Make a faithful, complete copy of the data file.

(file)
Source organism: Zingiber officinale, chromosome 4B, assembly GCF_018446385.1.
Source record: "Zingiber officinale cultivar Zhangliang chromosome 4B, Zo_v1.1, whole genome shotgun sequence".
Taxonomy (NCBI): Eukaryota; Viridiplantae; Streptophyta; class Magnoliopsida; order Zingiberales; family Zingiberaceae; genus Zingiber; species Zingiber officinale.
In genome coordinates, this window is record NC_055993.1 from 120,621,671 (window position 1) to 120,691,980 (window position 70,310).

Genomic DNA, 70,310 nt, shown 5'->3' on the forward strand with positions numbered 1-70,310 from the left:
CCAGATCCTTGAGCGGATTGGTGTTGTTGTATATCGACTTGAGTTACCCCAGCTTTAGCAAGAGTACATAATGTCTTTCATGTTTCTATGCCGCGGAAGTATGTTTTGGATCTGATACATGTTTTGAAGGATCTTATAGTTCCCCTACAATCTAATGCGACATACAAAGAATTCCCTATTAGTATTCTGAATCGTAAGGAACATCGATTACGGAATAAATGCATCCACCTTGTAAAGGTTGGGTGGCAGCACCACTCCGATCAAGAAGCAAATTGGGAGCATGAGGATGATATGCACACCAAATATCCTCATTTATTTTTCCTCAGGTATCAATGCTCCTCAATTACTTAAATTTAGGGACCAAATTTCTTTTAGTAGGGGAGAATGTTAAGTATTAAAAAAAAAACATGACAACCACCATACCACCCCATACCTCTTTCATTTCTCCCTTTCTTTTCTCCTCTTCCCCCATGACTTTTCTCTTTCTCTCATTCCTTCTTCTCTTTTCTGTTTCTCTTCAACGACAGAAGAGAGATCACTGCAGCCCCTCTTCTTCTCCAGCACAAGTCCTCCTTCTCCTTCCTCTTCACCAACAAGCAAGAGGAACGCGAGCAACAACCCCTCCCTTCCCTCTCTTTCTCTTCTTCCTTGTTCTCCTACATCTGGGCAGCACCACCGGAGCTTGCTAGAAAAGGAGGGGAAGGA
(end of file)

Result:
Source organism: Zingiber officinale, chromosome 4B, assembly GCF_018446385.1.
Source record: "Zingiber officinale cultivar Zhangliang chromosome 4B, Zo_v1.1, whole genome shotgun sequence".
Taxonomy (NCBI): Eukaryota; Viridiplantae; Streptophyta; class Magnoliopsida; order Zingiberales; family Zingiberaceae; genus Zingiber; species Zingiber officinale.
In genome coordinates, this window is record NC_055993.1 from 120,621,671 (window position 1) to 120,691,980 (window position 70,310).

Genomic DNA, 70,310 nt, shown 5'->3' on the forward strand with positions numbered 1-70,310 from the left:
CCAGATCCTTGAGCGGATTGGTGTTGTTGTATATCGACTTGAGTTACCCCAGCTTTAGCAAGAGTACATAATGTCTTTCATGTTTCTATGCCGCGGAAGTATGTTTTGGATCTGATACATGTTTTGAAGGATCTTATAGTTCCCCTACAATCTAATGCGACATACAAAGAATTCCCTATTAGTATTCTGAATCGTAAGGAACATCGATTACGGAATAAATGCATCCACCTTGTAAAGGTTGGGTGGCAGCACCACTCCGATCAAGAAGCAAATTGGGAGCATGAGGATGATATGCACACCAAATATCCTCATTTATTTTTCCTCAGGTATCAATGCTCCTCAATTACTTAAATTTAGGGACCAAATTTCTTTTAGTAGGGGAGAATGTTAAGTATTAAAAAAAAAACATGACAACCACCATACCACCCCATACCTCTTTCATTTCTCCCTTTCTTTTCTCCTCTTCCCCCATGACTTTTCTCTTTCTCTCATTCCTTCTTCTCTTTTCTGTTTCTCTTCAACGACAGAAGAGAGATCACTGCAGCCCCTCTTCTTCTCCAGCACAAGTCCTCCTTCTCCTTCCTCTTCACCAACAAGCAAGAGGAACGCGAGCAACAACCCCTCCCTTCCCTCTCTTTCTCTTCTTCCTTGTTCTCCTACATCTGGGCAGCACCACCGGAGCTTGCTAGAAAAGGAGGGGAAGGA